You create it once and then you can use it across multiple websites, in your mobile app, email marketing, chatbot, digital assistant, in-store displays, AR/VR apps, etc.
As the number of channels and devices continues to grow, it’s even more important that you create your content in a way that will allow for an easy reuse in the future.
A well thought-through content model means a higher Return on Investment for your content as you can reuse the content for multiple applications and extend its lifespan across multiple redesigns.
The biggest concern of content editors is that they cannot edit the content in the context of their website.
That’s no big surprise as WYSIWYG editing has long been a big value proposition of traditional CMSs that aimed to provide the most accurate view of the edited page.
It’s so easy to get addicted!
The problem is that this approach leads to creating content for a specific channel and design, instead of creating content that can be easily reused.
You want your content editors to stay focused on what they want to say, not how it’s displayed, because the presentation and channels will change sooner or later.
Before your content editors start using the new CMS, make sure they understand why they need to focus on the content, not on the presentation. If you don’t get their buy-in, your project is at risk.
For many years, CMS vendors have been competing on who provides the most advanced drag-and-drop page builders that would allow marketers to build landing pages without developers’ help.
As marketers find such functionality very important, their first question is: “How do I do that with a headless CMS?”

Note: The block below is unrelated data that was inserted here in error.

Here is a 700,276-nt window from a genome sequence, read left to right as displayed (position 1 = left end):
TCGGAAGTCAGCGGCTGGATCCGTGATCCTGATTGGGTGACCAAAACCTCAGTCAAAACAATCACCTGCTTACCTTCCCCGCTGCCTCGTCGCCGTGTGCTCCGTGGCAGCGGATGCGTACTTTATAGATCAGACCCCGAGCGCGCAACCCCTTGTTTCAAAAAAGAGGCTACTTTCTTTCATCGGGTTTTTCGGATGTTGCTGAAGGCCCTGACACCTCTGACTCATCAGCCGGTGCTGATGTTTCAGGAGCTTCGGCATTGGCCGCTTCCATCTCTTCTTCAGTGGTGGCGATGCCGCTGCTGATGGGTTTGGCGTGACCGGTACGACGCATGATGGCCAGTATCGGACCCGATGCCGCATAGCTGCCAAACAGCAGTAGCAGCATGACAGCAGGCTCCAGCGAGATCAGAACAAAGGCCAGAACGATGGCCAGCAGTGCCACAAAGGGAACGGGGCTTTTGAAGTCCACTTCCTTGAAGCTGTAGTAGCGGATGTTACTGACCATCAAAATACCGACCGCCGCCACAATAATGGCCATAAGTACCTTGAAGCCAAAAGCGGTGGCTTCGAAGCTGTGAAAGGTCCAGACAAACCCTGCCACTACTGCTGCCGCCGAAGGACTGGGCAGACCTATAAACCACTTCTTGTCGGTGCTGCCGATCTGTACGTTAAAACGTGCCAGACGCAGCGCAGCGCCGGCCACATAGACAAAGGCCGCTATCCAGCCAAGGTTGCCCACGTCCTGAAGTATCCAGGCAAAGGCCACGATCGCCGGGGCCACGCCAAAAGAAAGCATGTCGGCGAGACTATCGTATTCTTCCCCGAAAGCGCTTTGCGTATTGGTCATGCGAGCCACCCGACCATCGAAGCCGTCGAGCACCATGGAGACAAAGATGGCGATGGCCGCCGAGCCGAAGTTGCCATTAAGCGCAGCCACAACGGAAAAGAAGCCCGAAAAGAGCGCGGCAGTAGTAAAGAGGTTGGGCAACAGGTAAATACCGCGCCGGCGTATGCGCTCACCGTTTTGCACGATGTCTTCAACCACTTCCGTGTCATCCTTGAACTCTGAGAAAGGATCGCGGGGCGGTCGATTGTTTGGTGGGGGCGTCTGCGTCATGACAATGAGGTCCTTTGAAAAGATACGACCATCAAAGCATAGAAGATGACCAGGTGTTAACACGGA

You can achieve the same results with a headless CMS by splitting the page into key elements, such as hero image, latest article, or featured product. Then, your marketers can assemble a new page by combining reusable components. Here’s an example:
While this approach doesn’t look as attractive as a visual page builder, it allows you to store your content in a structured, reusable format and empower your marketers at the same time.
Going headless may come with some short-term discomfort that is outweighed by the long-term benefits of reusable content that will survive multiple redesigns.
In the traditional CMS world, the content is often organized in a tree hierarchy of pages that also defines the navigation. It may look like this:
While this is very intuitive for content editors, it may not work beyond your website. Your mobile app or chatbot will often use a different way to navigate users.
That’s why most headless CMSs do not organize content in this way.
Still, there are cases when you need to empower the users to be able to manage some parts of navigation explicitly. Think of a website menu like this:
What happens when your company decides to add one more service to the main menu? Do you have to ask your developer to change the navigation in the code?